St. Bega and the Snow Miracle

St. Bega and the Snow Miracle

The seas will rise though saints on board
Commend their frail skiff to the Lord.
And Bega and her holy band
Are shipwrecked on the Cumbrian strand.

"Give me," she asked, "for me and mine,
O Lady of high Bretwalda's line!
Give, for His sake who succoured thee,
A shelter for these maids and me."—

Then sew'd, and spun, and crewl-work wrought,
And served the poor they meekly taught,
These virgins good; and show'd the road
By blameless lives to Heaven and God.

They won from rude men love and praise;
They lived unmoved through evil days;
And only longed for a home to rise
To store up treasures for the skies.

That pious wish the Lady's bower
Has reached; and forth she paced the tower:—
"My gracious Lord! of thy free hand
Grant this good Saint three roods of land.

"Three roods, where she may rear a pile,
To sing God's praise through porch and aisle;
And, serving Him, us too may bless
For sheltering goodness in distress."

The Earl he turned him gaily near,
Laughed lightly in his Lady's ear—
"By this bright Eve of blessed St. John!
I'll give—what the snow to-morrow lies on."

His Lady roused him at dawn with smiles—
"The snow lies white for miles and miles!"
From loophole and turret he stares on the sight
Of Midsummer-morning clothed in white.

"—Well done, good Saint! the lands are thine.
Go, build thy church, and deck thy shrine.
I 'bate no jot of my plighted word,
Though lightly spoken and lightly heard.

"If mirth and my sweet Lady's grace
Have lost me many a farm and chace,
I know that power unseen belongs
To holy ways and Christian songs.

"And He, who thee from wind and wave
Deliverance and a refuge gave,
When we must brave a gloomier sea,
May hear thy prayers for mine and me."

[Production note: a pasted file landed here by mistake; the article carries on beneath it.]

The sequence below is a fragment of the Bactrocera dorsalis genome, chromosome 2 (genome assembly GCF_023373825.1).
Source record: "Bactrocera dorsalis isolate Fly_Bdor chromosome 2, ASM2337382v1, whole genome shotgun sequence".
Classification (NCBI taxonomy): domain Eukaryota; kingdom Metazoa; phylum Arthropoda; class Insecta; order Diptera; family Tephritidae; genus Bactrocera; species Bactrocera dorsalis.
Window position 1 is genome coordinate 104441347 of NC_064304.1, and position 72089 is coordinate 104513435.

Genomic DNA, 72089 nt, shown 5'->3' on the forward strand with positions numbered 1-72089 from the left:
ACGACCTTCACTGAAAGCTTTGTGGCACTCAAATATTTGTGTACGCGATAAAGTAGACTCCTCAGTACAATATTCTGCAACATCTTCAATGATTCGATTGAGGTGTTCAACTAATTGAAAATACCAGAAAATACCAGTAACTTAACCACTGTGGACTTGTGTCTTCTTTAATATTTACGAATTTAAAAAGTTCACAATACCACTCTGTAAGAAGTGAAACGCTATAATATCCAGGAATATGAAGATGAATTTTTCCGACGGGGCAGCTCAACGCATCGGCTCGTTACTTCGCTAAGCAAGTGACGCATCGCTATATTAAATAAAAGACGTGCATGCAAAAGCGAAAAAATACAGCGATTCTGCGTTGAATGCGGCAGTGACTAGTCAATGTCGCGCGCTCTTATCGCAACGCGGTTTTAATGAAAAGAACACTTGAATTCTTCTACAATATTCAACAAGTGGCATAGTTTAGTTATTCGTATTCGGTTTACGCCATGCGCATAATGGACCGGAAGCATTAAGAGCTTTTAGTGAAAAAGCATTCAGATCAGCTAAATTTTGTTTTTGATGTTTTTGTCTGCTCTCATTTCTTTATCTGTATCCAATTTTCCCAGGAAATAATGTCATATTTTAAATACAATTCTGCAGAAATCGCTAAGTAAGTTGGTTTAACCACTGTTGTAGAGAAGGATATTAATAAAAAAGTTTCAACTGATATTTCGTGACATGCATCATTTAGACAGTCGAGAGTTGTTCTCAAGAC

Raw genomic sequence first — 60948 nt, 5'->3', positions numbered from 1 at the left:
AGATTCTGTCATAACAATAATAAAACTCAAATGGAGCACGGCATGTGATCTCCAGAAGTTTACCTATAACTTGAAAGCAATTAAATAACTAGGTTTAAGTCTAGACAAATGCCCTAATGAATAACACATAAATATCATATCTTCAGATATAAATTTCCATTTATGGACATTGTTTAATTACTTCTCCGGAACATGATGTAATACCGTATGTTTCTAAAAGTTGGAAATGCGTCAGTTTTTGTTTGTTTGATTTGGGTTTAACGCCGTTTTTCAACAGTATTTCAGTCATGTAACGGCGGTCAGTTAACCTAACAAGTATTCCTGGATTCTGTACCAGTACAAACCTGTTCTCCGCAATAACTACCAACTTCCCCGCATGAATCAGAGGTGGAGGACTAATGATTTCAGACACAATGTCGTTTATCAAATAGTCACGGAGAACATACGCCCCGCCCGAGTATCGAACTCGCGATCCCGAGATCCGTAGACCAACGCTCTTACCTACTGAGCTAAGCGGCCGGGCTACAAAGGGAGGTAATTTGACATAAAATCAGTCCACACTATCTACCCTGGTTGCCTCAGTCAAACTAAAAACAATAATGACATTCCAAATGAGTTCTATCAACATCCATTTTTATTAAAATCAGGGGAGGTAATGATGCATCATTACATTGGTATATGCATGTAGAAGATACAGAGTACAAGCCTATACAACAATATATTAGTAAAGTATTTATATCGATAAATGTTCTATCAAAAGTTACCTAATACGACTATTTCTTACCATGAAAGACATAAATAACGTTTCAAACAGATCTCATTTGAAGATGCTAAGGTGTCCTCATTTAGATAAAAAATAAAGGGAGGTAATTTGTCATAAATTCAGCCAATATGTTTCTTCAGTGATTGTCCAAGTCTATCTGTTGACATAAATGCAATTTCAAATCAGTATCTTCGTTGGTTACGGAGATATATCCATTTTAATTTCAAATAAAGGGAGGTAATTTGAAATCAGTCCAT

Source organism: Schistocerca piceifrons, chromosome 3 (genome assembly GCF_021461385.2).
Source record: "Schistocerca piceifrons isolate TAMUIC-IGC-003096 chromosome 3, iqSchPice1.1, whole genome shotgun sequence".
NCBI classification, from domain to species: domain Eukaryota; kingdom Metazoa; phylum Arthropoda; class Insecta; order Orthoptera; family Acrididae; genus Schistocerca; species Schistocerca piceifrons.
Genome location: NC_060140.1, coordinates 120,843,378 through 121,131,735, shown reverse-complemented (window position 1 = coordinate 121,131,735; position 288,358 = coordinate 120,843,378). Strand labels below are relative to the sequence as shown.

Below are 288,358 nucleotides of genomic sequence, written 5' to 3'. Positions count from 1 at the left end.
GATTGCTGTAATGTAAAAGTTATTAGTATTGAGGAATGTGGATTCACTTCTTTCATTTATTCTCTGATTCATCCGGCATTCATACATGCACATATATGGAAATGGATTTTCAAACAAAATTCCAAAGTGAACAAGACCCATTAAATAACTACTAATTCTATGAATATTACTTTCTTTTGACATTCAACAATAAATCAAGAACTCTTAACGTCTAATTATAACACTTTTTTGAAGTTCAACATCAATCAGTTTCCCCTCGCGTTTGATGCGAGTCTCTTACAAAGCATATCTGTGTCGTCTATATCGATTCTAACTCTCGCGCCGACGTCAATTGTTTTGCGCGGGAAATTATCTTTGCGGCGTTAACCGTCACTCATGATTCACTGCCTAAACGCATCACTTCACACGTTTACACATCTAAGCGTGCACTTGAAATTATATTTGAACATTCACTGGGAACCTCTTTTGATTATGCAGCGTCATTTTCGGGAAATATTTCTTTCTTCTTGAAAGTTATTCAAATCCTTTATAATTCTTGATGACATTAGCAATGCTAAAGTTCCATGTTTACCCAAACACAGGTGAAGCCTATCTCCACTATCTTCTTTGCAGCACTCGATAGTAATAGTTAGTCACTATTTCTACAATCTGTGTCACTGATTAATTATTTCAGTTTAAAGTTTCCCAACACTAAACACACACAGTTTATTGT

Notes to "St. Bega and the Snow Miracle."

The remains of the Monastery of St. Bees, about four miles south of Whitehaven, stand in a low situation, with marshy lands to the east, and on the west exposed to storms from the Irish Channel.

In respect to this religious foundation, Tanner says, "Bega, an holy woman from Ireland is said to have founded, about the year 650, a small monastery in Copeland, where afterwards a church was built in memory of her. This religious house being destroyed by the Danes, was restored by William, brother to Ranulph de Meschines, Earl of Cumberland, in the time of King Henry I., and made a cell for a prior and six Benedictine monks, to the Abbey of St. Mary, York."

The earliest documents connected with this place call it Kirkby-Begogh, the market town of St. Bega; and St. Bee, or St. Bees, the Saint's house or houses, names given to it after the Irish Saint resided there.

St. Bega is said to have been the daughter of an Irish king, "who was a Christian, and an earnest man, to boot." He wished to marry his daughter to a Norwegian prince; but she, having determined to be a nun, ran away from her father's house, and joining some strange sailors, took ship, and sailed to the coast of Cumberland.

The accounts given of the first foundation of the nunnery of St. Bees are very contradictory, the common version being the traditionary account in Mr. Sandford's MS., namely, that the extent of the territories was originally designated by a preternatural fall of snow, through the prayers of the Saint, on the eve of St. John's or Midsummer day. From this MS. it would appear that a ship, containing a lady abbess and her sisters, being "driven in by stormy weather at Whitehaven," the abbess applied for relief to the lady of Egremont, who, taking compassion on her destitution, obtained of her lord a dwelling place for them, "at the now St. Bees;" where they "sewed and spinned, and wrought carpets and other work and lived very godly lives, as got them much love." It goes on to say that the lady of Egremont, at the request of the abbess, spoke to her lord to give them some land "to lay up treasure in heaven," and that "he laughed and said he would give them as much as snow fell upon the next morning, being Midsummer day; and on the morrow as he looked out of his castle window, all was white with snow for three miles together. And thereupon builded this St. Bees Abbie, and gave all those lands was snowen unto it, and the town and haven of Whitehaven, &c."